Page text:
After his brief opening lines, the first thing Brando Sando does is once again describe Elantris. While I like my description a little denser than this, I’m really fond of these “broken spires” – it’s specific and evocative. But that aside, not much is new. Readers already know that a big wondrous city named Elantris fell ten years ago, because the teaser covered all of that. This makes the teaser look redundant.
However, the Shaod is referenced here without an explanation. Without the teaser, readers would have little context for that. They’re likely to forget the term altogether.
Did you examine the perspective? Notice that when Sanderson exposits about Elantris, he does that by having Raoden look at the city out his window. That’s a convention from limited narration; an omniscient narrator has no need to do that. Sanderson uses omniscient to get in that opening hook and then immediately abandons it.
Believe it or not, this isn’t really an issue. Because omniscient is a more permissive perspective than limited, it’s easier to go from omniscient to limited than vice versa. In fact, it’s fairly conventional to open chapters with omniscient only to transition to limited for the rest.
In this case, since Sanderson already opens by focusing on Raoden, he doesn’t have to go far to transition into Raoden’s viewpoint. And Raoden looking out his window before delivering exposition doesn’t actually violate omniscient perspective as much as it doesn’t make full use of it. That means Sanderson can simply continue in limited until readers forget the narration was ever in omniscient.
However, this doesn’t mean he isn’t losing an opportunity to make his opening better. Having Raoden inexplicably stare out the window for a while thinking about a city he sees every day is a bit awkward. It’s not high on my list of prose crimes, but if Brando Sando just stayed in omniscient a bit longer, he could’ve taken advantage of its flexibility to improve his exposition.
Below is an example of the opening two paragraphs with more omniscient narration. I also played around with the prose a bit to build up the mood.
Prince Raoden awoke early that morning, unaware that he had been damned for all eternity. Still drowsy, he sat up and blinked in the soft morning light. Raoden didn’t look out his balcony windows to view the stark walls of Elantris, looming over the smaller city of Kae. Like most residents of Kae, Raoden politely pretended to ignore the fallen city. Instead he turned away from the window to dress.
Then Raoden felt his back prickle. For a reason he couldn’t bear to consider, his gaze was pulled inexorably around. It fell on distant broken spires, their gaping holes peering at him over the Elantrian walls. The soiled black stones made a mockery of the light and wonder they once shared, before the blessing of the Shaod had become a curse instead.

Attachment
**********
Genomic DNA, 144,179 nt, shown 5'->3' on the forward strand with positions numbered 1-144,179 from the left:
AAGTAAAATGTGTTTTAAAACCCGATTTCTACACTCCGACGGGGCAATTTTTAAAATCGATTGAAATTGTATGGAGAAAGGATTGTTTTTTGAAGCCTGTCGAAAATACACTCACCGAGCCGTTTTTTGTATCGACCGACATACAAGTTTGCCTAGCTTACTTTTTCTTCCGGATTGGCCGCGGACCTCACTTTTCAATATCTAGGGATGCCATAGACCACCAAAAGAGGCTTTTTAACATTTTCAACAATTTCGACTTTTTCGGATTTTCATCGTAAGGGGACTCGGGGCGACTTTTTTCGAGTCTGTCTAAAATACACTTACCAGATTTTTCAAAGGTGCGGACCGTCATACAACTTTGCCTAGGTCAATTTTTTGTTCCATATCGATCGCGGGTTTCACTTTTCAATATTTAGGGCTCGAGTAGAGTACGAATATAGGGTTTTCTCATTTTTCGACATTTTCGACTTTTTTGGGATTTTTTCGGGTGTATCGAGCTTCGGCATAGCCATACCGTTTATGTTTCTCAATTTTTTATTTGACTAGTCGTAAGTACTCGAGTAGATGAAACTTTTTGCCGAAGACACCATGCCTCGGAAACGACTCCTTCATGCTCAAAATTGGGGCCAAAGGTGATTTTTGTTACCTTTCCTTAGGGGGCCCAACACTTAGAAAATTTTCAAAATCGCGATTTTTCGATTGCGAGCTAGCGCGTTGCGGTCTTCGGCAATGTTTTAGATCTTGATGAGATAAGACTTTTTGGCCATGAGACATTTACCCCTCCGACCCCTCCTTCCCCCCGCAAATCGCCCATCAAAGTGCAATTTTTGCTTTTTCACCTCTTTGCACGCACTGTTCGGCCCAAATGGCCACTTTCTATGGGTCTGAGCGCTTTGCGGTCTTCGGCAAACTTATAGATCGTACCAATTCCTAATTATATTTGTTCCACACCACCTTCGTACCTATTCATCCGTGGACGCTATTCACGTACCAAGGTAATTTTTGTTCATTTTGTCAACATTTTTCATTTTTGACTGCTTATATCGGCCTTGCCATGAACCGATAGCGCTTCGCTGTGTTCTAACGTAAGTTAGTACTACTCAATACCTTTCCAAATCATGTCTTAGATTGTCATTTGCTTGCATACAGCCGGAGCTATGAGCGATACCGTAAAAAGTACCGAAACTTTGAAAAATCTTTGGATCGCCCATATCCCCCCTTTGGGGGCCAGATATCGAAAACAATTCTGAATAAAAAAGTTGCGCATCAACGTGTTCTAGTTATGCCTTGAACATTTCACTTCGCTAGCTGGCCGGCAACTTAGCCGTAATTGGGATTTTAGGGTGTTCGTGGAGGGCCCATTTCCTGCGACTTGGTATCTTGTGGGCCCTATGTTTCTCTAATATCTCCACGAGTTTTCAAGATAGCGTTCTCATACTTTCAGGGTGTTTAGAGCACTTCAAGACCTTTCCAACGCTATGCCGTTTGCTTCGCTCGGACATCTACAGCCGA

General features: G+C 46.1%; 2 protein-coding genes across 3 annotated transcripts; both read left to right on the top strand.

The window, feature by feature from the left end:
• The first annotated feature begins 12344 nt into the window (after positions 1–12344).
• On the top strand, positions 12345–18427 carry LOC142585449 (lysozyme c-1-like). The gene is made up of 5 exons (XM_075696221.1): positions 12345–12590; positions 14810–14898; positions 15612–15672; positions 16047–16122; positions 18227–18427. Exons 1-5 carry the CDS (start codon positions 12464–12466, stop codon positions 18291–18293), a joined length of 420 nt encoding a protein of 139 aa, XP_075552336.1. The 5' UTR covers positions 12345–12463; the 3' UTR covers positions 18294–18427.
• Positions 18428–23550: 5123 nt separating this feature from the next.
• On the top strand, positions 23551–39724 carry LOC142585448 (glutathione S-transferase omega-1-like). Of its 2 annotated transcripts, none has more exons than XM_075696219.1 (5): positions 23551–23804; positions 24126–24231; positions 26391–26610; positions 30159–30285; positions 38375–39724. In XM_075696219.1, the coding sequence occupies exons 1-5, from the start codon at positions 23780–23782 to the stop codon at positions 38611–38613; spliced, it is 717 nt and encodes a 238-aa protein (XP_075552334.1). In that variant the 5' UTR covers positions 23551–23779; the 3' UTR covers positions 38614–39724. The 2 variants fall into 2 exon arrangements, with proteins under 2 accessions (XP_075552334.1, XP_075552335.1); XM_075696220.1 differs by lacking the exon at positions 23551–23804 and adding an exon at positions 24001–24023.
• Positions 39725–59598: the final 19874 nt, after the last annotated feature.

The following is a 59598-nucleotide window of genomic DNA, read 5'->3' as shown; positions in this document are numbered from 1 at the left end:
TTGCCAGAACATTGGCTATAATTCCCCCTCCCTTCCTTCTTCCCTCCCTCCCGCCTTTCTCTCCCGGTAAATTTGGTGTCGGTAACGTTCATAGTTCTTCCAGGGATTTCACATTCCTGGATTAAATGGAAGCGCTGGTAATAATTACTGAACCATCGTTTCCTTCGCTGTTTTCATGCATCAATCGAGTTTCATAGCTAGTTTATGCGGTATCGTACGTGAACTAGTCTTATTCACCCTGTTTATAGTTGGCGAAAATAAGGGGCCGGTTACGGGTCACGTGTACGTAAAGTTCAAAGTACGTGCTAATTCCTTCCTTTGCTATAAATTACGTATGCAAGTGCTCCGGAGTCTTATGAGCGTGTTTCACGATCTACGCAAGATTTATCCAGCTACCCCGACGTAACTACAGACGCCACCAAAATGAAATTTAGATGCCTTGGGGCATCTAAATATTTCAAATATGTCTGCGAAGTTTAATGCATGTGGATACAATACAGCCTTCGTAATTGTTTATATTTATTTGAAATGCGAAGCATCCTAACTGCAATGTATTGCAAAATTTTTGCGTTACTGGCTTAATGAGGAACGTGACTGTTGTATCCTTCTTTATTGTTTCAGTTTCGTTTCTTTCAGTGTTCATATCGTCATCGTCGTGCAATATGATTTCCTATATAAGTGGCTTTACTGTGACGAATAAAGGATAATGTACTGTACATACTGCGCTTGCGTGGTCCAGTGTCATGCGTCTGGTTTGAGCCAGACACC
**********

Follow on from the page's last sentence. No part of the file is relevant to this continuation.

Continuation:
From there, Raoden could pull his gaze away, and the narration might continue in limited.
Raoden shook his head, climbing out of bed. It was unusually warm for such an early hour; he didn’t feel even a bit chilly as he threw on his robe, then pulled the servants’ cord beside his bed, indicating that he wanted breakfast.
That was another odd thing. He was hungry—very hungry. Almost ravenous. He had never liked large breakfasts, but this morning he found himself waiting impatiently for his meal to arrive. Finally, he decided to send someone to see what was taking so long.
With that exposition over, Sanderson starts moving the story along. In a couple quick paragraphs, Raoden notices a few clues that something has changed. One of the great things about Elantris is that it’s a pretty tight story, staying right on task for most of the book.
However, I think it could be stronger in atmosphere. The opening hook states Raoden is damned, so I would expect the follow-up to be a little more ominous than this. Being warm and hungry is unusual, but Sanderson doesn’t make it sound disquieting. As is, his prose is easy to read and gets the job done, but it’s not a big draw in itself.
“Ien?” he called in the unlit chambers.
There was no response. Raoden frowned at the seon’s absence.
Where could Ien be?
We are now deep in Raoden’s head. In the previous except, Raoden “found himself waiting” and “decided to send someone.” That’s distant limited, which is useful for transitioning away from omniscient. Now that Sanderson is writing in close perspective, we don’t have “Raoden wondered where Ien could be.” The question is simply posed directly in the narration.
Sanderson hasn’t told us what a seon is. Based on this context, we can guess it’s a term for some kind of servant. That’s good enough to get readers by with minimal confusion; they can learn the details later. However, it also doesn’t clarify why Ien’s absence is disturbing. You see, a seon is actually a magical floaty light ball that talks and hangs out by its master unless it’s sent elsewhere. A regular servant might just be busy elsewhere, but a seon doesn’t have a life of its own.
Given that, I would either work in enough context to make Ien’s absence meaningful or just cut this out. While it’s realistic for Raoden to look for Ien, readers won’t notice if he doesn’t. However, I wouldn’t say that this is detracting from the scene; it’s just not adding much.